Needed: good managers

A senior manager at a large market said to me the other day that market managers (MMs) “need to get out of their fancy offices and on to the market floor – that’s the only way they can get a real feel for what a market is all about”.

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Well, well, I thought, I rest my case, because I’ve been saying this for years. Managing a market is a hands-on business and needs a manager to be on the market floor observing, interacting and building goodwill. But too many MMs stay in those ‘fancy offices’, out of touch with the reality of what is happening on the market. If they are not in their offices, they are probably at a meeting – always very important – at the municipal offices.

A rare breed of manager
How is it that the few MMs I know who do spend time on the market floor and keep their municipal meetings to a minimum manage to get it right? How can they run a market with a good measure of success while the others don’t cut it? The answer is that they transcend personal ambition and political expediency and focus on doing their jobs well. They are following in the footsteps of MMs from days gone by who understood the reality of a market, and they are a rare breed.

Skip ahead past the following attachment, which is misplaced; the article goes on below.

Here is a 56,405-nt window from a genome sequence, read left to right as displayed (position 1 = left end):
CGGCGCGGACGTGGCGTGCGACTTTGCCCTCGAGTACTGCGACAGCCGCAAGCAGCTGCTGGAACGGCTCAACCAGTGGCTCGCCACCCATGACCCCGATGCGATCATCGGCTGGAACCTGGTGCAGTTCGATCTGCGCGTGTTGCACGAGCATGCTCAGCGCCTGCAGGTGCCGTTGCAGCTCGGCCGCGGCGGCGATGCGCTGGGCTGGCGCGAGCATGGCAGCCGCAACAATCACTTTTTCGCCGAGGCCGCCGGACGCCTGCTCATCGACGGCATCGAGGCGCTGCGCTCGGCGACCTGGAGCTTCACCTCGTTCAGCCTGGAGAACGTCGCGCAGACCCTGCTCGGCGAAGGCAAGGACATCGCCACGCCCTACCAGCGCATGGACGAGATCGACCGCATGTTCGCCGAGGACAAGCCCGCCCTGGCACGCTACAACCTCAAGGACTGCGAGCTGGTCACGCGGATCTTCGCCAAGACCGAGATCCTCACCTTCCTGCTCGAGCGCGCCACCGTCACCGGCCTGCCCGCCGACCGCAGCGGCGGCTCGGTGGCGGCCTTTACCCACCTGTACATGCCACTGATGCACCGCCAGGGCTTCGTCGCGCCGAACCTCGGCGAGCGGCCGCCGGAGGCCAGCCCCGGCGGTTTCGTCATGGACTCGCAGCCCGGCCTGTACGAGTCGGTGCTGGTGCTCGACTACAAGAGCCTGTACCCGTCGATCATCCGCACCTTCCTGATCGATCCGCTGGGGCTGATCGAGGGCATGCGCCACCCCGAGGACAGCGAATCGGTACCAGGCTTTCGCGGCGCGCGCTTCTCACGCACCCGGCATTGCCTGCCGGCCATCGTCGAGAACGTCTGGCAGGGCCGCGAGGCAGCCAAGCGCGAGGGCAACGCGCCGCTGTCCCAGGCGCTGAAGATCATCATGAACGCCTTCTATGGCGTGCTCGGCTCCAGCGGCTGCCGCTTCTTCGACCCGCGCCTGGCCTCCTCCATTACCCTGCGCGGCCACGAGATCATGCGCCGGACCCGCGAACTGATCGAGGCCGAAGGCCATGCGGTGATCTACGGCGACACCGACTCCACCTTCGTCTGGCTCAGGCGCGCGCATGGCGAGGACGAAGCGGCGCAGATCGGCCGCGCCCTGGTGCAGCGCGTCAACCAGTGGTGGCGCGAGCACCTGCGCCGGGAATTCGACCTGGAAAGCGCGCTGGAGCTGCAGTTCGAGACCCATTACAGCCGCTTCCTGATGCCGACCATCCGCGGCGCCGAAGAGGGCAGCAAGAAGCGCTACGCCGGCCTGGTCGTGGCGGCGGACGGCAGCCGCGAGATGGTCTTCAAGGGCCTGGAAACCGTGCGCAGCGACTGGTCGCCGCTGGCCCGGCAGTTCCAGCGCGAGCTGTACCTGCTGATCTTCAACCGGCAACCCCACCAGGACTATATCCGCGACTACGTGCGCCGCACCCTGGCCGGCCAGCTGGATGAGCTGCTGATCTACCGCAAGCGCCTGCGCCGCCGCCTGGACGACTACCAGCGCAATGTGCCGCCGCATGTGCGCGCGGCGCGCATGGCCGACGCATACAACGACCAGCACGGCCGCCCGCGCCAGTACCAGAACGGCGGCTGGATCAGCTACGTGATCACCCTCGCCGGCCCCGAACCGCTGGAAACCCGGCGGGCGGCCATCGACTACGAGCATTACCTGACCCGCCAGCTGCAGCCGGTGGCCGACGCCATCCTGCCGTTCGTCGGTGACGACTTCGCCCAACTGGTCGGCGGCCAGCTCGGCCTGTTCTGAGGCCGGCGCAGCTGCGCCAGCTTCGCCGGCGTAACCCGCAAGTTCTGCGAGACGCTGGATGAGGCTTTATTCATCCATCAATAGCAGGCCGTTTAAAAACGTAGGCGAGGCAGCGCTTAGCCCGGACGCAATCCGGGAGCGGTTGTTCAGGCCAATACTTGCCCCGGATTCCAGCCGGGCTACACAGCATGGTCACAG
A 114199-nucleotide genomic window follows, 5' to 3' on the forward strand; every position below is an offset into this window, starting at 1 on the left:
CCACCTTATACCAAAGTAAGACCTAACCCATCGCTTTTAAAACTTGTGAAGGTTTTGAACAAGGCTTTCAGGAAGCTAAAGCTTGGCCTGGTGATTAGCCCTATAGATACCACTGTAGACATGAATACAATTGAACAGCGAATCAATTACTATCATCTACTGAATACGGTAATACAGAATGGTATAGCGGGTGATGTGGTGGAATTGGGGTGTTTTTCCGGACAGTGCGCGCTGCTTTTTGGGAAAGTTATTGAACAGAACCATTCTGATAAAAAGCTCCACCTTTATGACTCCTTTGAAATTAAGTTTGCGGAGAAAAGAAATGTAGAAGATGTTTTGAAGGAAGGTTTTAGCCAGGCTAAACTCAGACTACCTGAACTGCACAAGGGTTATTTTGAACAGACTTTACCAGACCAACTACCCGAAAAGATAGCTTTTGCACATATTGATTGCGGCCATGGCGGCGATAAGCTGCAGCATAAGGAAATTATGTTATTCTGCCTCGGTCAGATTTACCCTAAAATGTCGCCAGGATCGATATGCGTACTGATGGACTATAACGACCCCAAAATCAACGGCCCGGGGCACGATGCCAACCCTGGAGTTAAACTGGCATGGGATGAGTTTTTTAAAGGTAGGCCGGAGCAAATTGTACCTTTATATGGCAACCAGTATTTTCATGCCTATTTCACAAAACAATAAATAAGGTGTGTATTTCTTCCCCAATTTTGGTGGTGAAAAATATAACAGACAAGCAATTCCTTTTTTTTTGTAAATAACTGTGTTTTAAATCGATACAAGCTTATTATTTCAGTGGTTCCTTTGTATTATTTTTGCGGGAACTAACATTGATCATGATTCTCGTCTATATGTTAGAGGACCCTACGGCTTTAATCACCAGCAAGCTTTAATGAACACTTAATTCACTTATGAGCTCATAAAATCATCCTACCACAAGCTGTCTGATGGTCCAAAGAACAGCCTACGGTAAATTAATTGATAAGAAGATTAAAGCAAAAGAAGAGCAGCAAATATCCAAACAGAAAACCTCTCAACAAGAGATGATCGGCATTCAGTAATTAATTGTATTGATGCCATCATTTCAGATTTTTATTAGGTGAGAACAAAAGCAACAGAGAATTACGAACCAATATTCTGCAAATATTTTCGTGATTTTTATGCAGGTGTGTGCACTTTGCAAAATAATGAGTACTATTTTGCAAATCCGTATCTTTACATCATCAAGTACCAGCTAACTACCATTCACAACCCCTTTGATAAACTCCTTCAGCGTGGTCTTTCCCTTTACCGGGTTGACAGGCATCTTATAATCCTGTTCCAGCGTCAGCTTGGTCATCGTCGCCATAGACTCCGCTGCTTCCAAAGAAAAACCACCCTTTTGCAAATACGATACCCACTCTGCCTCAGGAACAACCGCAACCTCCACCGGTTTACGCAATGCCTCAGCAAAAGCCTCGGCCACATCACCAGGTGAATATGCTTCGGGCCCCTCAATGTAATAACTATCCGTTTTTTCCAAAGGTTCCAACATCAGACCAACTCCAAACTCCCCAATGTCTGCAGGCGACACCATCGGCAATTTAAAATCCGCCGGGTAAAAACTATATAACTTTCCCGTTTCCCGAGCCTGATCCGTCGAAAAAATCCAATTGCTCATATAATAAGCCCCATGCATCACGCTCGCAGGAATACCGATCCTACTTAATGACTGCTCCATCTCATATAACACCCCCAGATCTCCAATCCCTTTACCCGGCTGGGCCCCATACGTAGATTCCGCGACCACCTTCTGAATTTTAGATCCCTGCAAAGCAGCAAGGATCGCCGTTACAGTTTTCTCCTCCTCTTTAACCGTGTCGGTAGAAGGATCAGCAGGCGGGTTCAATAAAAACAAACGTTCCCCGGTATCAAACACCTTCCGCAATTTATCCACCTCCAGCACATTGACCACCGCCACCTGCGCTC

Many of their colleagues are best described as ‘political appointees’. Knowledge of the fresh produce sector and markets in particular does not seem to enter the equation. All the rhetoric about food security – and markets play a crucial role in this respect – becomes meaningless when the people at the top are either incapable or simply don’t do their jobs.

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Their incompetence betrays the nation
Sadly, there are perfectly capable people within the markets, and even outside, who could do a great job. But they are not political animals, so they are ignored or overlooked by those who lurk in the corridors of power. If any of our markets were to collapse – heaven forbid – then a large portion of blame should go to incompetent MMs and their political masters. They would have betrayed the country by allowing a crucial facility to fail.